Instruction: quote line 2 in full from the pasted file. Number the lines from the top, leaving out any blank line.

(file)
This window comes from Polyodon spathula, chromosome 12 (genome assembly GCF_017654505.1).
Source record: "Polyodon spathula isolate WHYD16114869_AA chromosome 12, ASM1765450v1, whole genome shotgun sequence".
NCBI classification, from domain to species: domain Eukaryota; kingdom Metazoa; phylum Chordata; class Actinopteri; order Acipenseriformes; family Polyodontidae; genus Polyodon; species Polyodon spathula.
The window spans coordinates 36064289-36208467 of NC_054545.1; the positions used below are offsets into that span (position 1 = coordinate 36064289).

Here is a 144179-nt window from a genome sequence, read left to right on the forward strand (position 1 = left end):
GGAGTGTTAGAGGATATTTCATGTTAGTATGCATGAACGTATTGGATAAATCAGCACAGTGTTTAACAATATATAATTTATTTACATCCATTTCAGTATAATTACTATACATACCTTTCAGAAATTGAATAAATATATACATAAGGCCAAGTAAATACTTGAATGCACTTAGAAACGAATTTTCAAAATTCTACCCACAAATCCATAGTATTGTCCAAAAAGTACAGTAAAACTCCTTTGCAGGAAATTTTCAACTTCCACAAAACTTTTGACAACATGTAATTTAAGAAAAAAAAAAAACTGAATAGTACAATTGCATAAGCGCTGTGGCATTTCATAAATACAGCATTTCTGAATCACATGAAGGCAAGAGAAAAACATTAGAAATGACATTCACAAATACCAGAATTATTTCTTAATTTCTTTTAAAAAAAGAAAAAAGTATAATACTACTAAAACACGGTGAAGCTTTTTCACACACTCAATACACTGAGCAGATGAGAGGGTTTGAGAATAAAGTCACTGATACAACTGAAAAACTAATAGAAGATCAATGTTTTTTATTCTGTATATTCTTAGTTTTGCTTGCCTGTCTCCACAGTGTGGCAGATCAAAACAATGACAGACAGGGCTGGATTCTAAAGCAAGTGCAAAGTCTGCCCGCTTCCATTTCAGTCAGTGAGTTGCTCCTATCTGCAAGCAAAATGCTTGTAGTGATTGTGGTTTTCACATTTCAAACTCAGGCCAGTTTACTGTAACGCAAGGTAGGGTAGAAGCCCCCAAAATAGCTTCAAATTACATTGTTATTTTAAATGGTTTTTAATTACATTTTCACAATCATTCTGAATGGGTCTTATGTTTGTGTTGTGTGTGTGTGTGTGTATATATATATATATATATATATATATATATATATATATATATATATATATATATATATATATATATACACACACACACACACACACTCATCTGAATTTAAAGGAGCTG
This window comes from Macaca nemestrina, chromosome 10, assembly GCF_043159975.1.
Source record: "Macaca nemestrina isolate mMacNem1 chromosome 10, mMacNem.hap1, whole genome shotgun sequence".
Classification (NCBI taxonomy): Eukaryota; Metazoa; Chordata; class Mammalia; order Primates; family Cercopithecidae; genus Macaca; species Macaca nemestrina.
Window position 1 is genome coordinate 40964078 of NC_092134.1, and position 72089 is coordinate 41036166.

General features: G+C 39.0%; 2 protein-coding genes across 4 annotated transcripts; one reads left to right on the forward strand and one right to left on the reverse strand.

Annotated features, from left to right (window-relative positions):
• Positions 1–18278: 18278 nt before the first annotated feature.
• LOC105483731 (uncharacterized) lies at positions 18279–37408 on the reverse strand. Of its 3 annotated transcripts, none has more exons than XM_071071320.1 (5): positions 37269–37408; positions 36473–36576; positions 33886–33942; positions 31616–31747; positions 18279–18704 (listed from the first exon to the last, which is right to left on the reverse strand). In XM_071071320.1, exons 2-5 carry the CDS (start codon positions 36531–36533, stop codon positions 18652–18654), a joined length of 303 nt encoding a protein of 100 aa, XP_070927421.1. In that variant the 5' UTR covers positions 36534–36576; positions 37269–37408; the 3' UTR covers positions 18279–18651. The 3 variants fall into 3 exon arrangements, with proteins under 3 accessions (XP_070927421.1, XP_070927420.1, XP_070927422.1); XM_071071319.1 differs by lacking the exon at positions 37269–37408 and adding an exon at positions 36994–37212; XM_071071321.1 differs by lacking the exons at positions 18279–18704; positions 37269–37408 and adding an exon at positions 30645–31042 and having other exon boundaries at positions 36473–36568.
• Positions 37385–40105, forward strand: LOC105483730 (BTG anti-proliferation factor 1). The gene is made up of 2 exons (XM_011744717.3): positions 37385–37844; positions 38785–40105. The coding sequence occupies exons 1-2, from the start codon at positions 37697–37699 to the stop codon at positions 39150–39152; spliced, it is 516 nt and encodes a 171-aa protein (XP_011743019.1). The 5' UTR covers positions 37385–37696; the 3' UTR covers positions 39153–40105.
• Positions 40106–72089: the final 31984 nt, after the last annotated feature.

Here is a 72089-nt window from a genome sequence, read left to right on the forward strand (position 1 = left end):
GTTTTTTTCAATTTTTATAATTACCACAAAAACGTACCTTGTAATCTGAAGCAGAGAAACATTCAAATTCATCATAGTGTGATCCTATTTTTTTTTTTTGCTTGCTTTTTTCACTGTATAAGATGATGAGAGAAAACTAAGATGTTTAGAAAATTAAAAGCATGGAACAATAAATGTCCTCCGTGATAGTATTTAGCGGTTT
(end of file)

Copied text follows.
Source record: "Polyodon spathula isolate WHYD16114869_AA chromosome 12, ASM1765450v1, whole genome shotgun sequence".